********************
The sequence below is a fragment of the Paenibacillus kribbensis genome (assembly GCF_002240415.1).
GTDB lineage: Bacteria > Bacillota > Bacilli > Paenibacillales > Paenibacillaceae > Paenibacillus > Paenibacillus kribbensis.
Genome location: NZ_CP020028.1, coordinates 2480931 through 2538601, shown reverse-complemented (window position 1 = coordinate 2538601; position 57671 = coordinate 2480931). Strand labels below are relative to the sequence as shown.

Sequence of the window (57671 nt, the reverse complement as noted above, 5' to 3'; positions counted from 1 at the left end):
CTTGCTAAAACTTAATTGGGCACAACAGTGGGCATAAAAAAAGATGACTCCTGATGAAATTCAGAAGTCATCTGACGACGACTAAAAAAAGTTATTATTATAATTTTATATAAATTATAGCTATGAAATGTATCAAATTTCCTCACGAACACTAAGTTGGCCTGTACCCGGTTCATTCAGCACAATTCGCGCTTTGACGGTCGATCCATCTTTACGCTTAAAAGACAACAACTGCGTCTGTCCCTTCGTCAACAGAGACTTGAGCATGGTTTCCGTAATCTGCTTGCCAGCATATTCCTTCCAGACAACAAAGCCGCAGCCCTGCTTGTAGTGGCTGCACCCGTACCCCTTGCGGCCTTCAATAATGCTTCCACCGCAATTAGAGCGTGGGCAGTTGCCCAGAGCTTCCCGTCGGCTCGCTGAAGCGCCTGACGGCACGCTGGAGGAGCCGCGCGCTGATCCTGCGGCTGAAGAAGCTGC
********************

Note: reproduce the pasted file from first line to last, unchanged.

The sequence below is a fragment of the Paenibacillus kribbensis genome (assembly GCF_002240415.1).
GTDB lineage: Bacteria > Bacillota > Bacilli > Paenibacillales > Paenibacillaceae > Paenibacillus > Paenibacillus kribbensis.
Genome location: NZ_CP020028.1, coordinates 2480931 through 2538601, shown reverse-complemented (window position 1 = coordinate 2538601; position 57671 = coordinate 2480931). Strand labels below are relative to the sequence as shown.

Sequence of the window (57671 nt, the reverse complement as noted above, 5' to 3'; positions counted from 1 at the left end):
CTTGCTAAAACTTAATTGGGCACAACAGTGGGCATAAAAAAAGATGACTCCTGATGAAATTCAGAAGTCATCTGACGACGACTAAAAAAAGTTATTATTATAATTTTATATAAATTATAGCTATGAAATGTATCAAATTTCCTCACGAACACTAAGTTGGCCTGTACCCGGTTCATTCAGCACAATTCGCGCTTTGACGGTCGATCCATCTTTACGCTTAAAAGACAACAACTGCGTCTGTCCCTTCGTCAACAGAGACTTGAGCATGGTTTCCGTAATCTGCTTGCCAGCATATTCCTTCCAGACAACAAAGCCGCAGCCCTGCTTGTAGTGGCTGCACCCGTACCCCTTGCGGCCTTCAATAATGCTTCCACCGCAATTAGAGCGTGGGCAGTTGCCCAGAGCTTCCCGTCGGCTCGCTGAAGCGCCTGACGGCACGCTGGAGGAGCCGCGCGCTGATCCTGCGGCTGAAGAAGCTGC